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About SEGEN

Dr. Stratakis in the lab The goal of the Section on Genetics and Endocrinology's (SEGEN) work is to understand the genetic and molecular mechanisms leading to disorders that affect the adrenal cortex, with emphasis on those that are hereditary and associated with multiple tumors and abnormalities in other endocrine glands (i.e. the pituitary gland) and tissues of neuroectodermal origin (i.e. the melanocytes).

Our laboratory has studied families with Carney complex (CC) (also known as the "complex of myxomas, spotty skin pigmentation, endocrine overactivity and schwannomas") and related syndromes.

The long-term goal of our laboratory is to elucidate the molecular defects leading to disorders of the pituitary and adrenal glands, especially those associated with multiple tumors and abnormalities in other endocrine glands, to develop better therapies for our patients and generate knowledge that could be applicable on other, common conditions. In the last years, the positional cloning of the PRKAR1A gene, which is responsible for adrenocortical hyperplasia or Carney complex (CNC) in a subset of patients, represents a successful application of the paradigm of a rare disorder that was used to identify a gene with novel and wide functions. This discovery led to the more recent identification of PRKACA, PRKACB and the related PDE11A and PDE8B genes, all involved in one or the other phenotype of endocrine tumors, mostly adrenal and pituitary tumors.

Since all these genes participate in the cAMP/PKA signaling pathway, our short-term main goals relate to the elucidation of this pathway's role in endocrine and non-endocrine tumorigenesis by studying in vitro and in vivo its interactions with other molecular partners and signaling pathways and the phenotypic effects of its genetic (and possible epigenetic) alterations.

Secondary goals of this project include the continuation of the efforts, and in some cases, collaborative investigations, to identify other endocrine tumor-causing genes. Along these lines, recently we have elucidated the molecular defects in Carney-Stratakis syndrome and we are looking for the genes in Carney Triad and related conditions.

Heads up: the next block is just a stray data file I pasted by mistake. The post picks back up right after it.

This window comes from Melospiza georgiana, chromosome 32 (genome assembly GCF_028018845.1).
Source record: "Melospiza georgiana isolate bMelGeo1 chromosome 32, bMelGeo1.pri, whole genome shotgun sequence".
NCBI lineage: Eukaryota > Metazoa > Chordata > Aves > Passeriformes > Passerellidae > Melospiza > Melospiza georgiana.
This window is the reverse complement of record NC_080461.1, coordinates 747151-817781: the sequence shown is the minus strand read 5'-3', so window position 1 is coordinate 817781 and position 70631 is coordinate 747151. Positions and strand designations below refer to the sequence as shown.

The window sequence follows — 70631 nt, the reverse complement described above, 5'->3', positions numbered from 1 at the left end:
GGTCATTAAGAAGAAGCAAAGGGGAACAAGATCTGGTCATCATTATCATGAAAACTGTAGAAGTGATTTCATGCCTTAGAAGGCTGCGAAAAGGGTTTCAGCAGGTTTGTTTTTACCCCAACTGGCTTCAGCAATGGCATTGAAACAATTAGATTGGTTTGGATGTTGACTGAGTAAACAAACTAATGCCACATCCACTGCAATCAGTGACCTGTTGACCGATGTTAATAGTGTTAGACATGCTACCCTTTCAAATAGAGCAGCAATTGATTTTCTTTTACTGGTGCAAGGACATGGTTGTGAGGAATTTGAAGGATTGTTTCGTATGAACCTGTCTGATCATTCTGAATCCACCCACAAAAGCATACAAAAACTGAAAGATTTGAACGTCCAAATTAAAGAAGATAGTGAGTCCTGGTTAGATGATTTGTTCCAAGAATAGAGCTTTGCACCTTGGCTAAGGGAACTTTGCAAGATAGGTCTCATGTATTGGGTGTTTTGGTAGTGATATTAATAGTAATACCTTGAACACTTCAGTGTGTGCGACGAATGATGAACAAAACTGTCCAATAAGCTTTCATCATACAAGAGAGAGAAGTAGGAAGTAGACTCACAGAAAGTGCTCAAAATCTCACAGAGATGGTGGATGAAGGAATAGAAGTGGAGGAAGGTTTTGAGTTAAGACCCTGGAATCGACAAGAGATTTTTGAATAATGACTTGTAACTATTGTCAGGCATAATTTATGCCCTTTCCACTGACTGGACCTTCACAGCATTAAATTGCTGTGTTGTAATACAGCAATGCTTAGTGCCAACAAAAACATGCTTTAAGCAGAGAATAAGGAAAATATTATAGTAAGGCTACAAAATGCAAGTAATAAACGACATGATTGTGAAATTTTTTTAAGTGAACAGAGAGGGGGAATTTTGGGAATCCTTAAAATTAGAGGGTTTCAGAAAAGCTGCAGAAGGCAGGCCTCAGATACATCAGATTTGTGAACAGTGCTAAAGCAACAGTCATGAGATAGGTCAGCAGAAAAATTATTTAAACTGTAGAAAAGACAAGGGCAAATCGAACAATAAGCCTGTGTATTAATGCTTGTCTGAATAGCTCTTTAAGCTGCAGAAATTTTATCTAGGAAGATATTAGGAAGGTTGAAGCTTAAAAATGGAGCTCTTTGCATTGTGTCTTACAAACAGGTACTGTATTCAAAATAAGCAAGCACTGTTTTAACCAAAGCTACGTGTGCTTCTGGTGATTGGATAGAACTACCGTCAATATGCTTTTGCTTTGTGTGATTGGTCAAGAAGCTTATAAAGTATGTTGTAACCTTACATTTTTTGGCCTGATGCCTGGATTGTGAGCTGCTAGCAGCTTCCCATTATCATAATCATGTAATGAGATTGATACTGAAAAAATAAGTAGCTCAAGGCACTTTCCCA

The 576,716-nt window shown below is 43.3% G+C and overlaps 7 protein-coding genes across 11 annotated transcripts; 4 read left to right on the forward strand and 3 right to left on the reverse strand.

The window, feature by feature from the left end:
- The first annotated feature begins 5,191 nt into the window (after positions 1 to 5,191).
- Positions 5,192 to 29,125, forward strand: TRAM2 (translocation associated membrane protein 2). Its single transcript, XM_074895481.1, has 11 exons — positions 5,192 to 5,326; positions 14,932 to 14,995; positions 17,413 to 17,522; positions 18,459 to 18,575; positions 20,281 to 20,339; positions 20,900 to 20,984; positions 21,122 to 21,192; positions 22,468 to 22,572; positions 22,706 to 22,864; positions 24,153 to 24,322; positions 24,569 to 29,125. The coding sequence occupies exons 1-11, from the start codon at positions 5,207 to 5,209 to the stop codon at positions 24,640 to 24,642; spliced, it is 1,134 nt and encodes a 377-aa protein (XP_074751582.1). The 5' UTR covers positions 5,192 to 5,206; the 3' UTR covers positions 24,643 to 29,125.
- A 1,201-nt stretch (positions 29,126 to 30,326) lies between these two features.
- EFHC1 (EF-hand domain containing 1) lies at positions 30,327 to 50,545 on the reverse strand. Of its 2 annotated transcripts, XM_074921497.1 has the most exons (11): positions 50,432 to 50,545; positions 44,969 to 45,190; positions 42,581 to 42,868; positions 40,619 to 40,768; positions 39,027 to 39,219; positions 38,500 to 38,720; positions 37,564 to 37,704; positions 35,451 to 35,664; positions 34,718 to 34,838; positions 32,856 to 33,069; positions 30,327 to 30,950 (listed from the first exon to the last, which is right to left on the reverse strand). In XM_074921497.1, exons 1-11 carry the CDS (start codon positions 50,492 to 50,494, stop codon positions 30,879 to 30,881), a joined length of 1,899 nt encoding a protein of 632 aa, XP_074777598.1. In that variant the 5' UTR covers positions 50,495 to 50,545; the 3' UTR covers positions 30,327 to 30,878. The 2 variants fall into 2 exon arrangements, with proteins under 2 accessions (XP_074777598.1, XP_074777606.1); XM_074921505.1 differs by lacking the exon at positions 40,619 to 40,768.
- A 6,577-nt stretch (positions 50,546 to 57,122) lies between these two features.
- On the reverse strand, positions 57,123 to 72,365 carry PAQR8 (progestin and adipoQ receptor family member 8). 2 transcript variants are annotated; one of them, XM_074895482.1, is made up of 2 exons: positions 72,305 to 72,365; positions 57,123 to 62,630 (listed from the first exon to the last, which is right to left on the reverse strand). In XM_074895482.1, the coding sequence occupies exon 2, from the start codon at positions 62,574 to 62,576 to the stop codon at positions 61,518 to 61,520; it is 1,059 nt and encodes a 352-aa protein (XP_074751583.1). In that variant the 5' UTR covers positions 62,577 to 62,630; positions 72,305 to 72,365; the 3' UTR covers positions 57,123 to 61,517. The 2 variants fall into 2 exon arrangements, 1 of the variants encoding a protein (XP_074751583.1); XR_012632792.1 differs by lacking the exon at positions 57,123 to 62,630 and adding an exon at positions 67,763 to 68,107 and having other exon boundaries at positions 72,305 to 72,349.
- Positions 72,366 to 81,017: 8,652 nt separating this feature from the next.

Laboratory-based projects include:

  1. Characterization of Prakar1a-, Pde11a-, Pde8b-, Prkaca- and Prkacab-specific animal models.
  2. Elucidation of the role of PRKAR1A, PRKACA, PRKACB and the PDE11A and PDE8B and their molecular partners on proliferation, cell cycle, apoptosis and growth. We are using (1) human cell lines established from CNC patients and/or their tumors carrying mutations; (2) mouse embryonic fibroblasts (MEF) established from mouse embryos; and (3) standard, commercially available human and mouse cell lines transfected with mutant genes and other constructs, as well as and synthetic short-interfering RNA oligonucleotides (siRNAs) to answer basic questions: Do shifts in PKA activity affect cell proliferation, apoptosis or morphology? What are the corresponding changes in the cell cycle and the likely molecular partners or signaling pathways?
  3. Cloning of other genes responsible for CNC, PPNAD and related disorders. We continue our efforts to identify other genetic defects causing ACTs, in some instances on a collaborative basis. Genome wide-screens and other tools (e.g comparative genomic hybridization, next generation (next-GEN) sequencing) are applied in families and tumors. Tumor microarray analysis and "deep" (next-GEN) sequencing provide important information for new genetic defects and downstream pathways responsible for tumorigenesis.
  4. Phenotypic characterization of CNC, PPNAD and patients with other endocirne tumors and genotype correlation; these studies are being done at the NIH Clinical Center.

Dr. Stratakis also the Program Director for Pediatric Endocrinology at the NIH and a member of the Medical Advisory Board for the Cushing's Support and Research Foundation.

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